If the DC supply is 240V, that sounds like the Transistors are faulty if you're getting open circuit on B/E , B/C terminals,.

Test the diodes D1,D2 , D7, D8,to test your meter.

(The pulse transformer Tr1 is there to isolate the chip from the mains input.)
 

MisterBill2

Joined Jan 23, 2018
6,069
The valid reference point for measuring on the output side of the supply is the output common terminal.
The supply IS an isolated supply, which means that the output is isolated from the mains side. That means that all the readings past the isolation must be against the output side common. So the 78 volts AC readings are not useful. That big transformer is the isolation device.
AND, with the two power transistors reading open, it does seem like they have failed.
 

Thread Starter

bigjoncoop

Joined Feb 1, 2019
108
OMG... DAMN!!!

ok. yeah I'm 100% sure both of those transistors are open circuit. After work ill replace them and cross my finger they don't fail when I power it up
 

Thread Starter

bigjoncoop

Joined Feb 1, 2019
108
@Dodgydave
@MisterBill2

I Haven't been able to find equivalent transistors in my stuff to replace the blown ones. And for the price of 2 -13009 series transistors is damn near half the cost of the entire power supply. I only paid $17 from Amazon .

I need to place order @ Jameco for some other items but they have $20 minimum order. And of course no 13009 trannys.... But they do have one that is very close and maybe another . I've posted a question about if I could use these trannys I found, and someone moved it to another category and it hasn't received any replies.

in the post I've attached screenshots of the specs of the 13009 and the 2 I found on Jameco. If you wouldn't mind taking a look and see if I could use one of them I would really appreciate it. The one has a similar max voltage but the other is lower but keep in mind im only feeding the power supply @120v. below is the link to the other post... FYI the 2 trannys in Question are - BUV48A by STMicro & FJA4313OTU by Onsemi. The voltages and current seem to work but I'm unsure of the other values
https://forum.allaboutcircuits.com/threads/npn-power-transistor-replacement-i-think-this-will-work.170975/
 

MisterBill2

Joined Jan 23, 2018
6,069
My experience with Jameco was that they were far more expensive than quite a few other companies. Some others have challenged that, but that was my experience. Plus they had no quantity packages, so if you needed 30 ICs all the same you got 30 of them packaged individually and priced that way.
I followed that link and saw the specs and the ST transistor looks fairly good. But here is a question: Is the power supply a switcher or a linear regulator. Linear regulators are less critical applications. But the pictures show a switch mode supply and so the replacement devices need to have a few more qualities.

But given the specifications of those transistors, do you have any idea why they failed? Those werem certainly high power devices and fairly rugged, so if they were destroyed it must have been something serious. You would not want to destroy a second set right away, I am sure.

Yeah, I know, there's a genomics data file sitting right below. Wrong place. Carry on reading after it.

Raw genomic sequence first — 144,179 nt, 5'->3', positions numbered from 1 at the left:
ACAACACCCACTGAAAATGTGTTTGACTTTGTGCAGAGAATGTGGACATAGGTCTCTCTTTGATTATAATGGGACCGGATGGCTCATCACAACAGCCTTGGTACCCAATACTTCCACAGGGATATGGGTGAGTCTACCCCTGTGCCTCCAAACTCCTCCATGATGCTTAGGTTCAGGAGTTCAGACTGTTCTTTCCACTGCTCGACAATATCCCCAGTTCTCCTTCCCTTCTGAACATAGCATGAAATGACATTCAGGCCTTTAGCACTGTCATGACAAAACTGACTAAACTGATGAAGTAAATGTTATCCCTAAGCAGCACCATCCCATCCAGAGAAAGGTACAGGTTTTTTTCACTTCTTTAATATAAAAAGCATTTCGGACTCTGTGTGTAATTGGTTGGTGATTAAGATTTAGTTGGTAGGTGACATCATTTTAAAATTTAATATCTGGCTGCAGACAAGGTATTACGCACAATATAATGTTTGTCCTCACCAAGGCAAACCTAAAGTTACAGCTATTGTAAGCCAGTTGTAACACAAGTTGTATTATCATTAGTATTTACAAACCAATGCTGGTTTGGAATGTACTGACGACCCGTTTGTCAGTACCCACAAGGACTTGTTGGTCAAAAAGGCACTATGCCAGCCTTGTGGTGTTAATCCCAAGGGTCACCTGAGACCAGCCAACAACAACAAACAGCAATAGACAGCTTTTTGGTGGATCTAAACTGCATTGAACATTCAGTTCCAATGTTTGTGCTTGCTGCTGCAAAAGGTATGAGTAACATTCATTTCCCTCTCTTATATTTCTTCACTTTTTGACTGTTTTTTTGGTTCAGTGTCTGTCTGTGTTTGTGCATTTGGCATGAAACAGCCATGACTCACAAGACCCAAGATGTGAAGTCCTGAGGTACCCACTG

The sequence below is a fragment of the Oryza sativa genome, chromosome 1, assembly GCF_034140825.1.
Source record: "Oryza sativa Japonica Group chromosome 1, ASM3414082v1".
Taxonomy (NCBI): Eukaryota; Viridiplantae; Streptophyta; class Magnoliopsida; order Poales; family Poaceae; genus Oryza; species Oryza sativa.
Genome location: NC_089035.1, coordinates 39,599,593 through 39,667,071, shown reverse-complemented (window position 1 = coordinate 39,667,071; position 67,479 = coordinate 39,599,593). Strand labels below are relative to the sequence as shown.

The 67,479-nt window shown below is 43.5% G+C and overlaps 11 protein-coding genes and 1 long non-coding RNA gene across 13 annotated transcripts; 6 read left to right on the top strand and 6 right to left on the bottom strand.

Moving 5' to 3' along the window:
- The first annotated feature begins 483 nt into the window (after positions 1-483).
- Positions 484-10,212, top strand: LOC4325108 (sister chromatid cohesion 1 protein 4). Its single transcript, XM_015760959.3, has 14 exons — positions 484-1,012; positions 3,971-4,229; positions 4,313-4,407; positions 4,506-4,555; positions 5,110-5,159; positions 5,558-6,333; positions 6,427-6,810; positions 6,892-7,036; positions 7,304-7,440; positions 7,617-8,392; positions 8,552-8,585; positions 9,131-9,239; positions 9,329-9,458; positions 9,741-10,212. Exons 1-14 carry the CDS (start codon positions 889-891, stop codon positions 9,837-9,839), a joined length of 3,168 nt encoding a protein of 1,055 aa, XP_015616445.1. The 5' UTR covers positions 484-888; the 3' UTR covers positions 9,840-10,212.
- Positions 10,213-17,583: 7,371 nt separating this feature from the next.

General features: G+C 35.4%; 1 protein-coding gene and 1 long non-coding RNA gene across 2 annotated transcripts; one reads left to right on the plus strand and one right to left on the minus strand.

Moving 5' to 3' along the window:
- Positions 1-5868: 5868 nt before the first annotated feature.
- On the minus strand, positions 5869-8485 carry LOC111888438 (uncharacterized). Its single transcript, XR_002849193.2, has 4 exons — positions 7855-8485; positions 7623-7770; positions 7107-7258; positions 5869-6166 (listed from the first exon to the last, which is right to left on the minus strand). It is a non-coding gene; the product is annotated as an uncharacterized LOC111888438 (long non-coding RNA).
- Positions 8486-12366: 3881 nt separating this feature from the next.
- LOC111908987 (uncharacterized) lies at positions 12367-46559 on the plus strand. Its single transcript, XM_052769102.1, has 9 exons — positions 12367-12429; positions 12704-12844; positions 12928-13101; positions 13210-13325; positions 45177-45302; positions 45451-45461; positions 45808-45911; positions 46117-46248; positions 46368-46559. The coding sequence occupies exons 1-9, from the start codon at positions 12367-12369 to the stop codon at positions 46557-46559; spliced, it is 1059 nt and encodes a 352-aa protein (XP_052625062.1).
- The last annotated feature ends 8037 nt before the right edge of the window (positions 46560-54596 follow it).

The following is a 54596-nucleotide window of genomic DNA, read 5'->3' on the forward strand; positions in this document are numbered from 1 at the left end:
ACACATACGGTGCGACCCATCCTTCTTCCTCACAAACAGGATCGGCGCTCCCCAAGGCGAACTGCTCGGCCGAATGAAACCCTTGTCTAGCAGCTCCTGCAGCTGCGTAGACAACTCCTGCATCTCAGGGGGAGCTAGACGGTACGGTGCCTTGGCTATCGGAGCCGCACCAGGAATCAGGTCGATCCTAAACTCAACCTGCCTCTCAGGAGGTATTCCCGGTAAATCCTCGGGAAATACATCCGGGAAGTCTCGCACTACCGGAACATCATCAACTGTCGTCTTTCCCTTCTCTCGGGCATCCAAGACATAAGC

One interesting option might be to ask ST semi for two sample transistors. Sometimes that works.
 
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Thread Starter

bigjoncoop

Joined Feb 1, 2019
108
@MisterBill2 no idea why it failed. Umm I did definitely push it hard often. It was advertised as 15a... And I definitely pulled really close to that regularly for few hours at a time. And those trannys only rated 12a...

No sign of any damage anywhere... So even that StMicro won't work ? If not maybe I'll just buy another psu for $17. At least now I know its only rated 12a
 

AlbertHall

Joined Jun 4, 2014
9,873
Those transistors are on the primary side of the supply, switching high voltage into the transformer. So they handle high voltage at a lower current than the output side of the supply. 12A transistors does not mean the output is limited to 12A.
 

Irving

Joined Jan 30, 2016
402
If both are toast it's likely something else is toast too. The usual culprits are electrolytic capacitors going soft but there could be many other options including the main controller chip. I doubt this is going to be an economic repair; by all means do it for the learning experience but expect to waste a few parts... And make sure you discharge the big caps each time you turn it off to work on it!
 

MisterBill2

Joined Jan 23, 2018
6,069
If both are toast it's likely something else is toast too. The usual culprits are electrolytic capacitors going soft but there could be many other options including the main controller chip. I doubt this is going to be an economic repair; by all means do it for the learning experience but expect to waste a few parts... And make sure you discharge the big caps each time you turn it off to work on it!
Like I said: in a switch mode supply all of the parts are far more interacting. AND most component failures do not result in any visible damage. If a snubber diode fails open there is no clue except that the high voltage spike can damage other parts. So checking the other parts for correct function before replacing the transistors makes sense.
 

Dodgydave

Joined Jun 22, 2012
9,162
This is part of the primary circuit with the push pull transistors Q1, Q4 , on the heatsinks. They are a self oscillating pair, then the TL494 takes over.

Q2 ,Q3, pulse the transformer Tr1 when the chip takes over, .

IMG_20200630_133405_6~2.jpg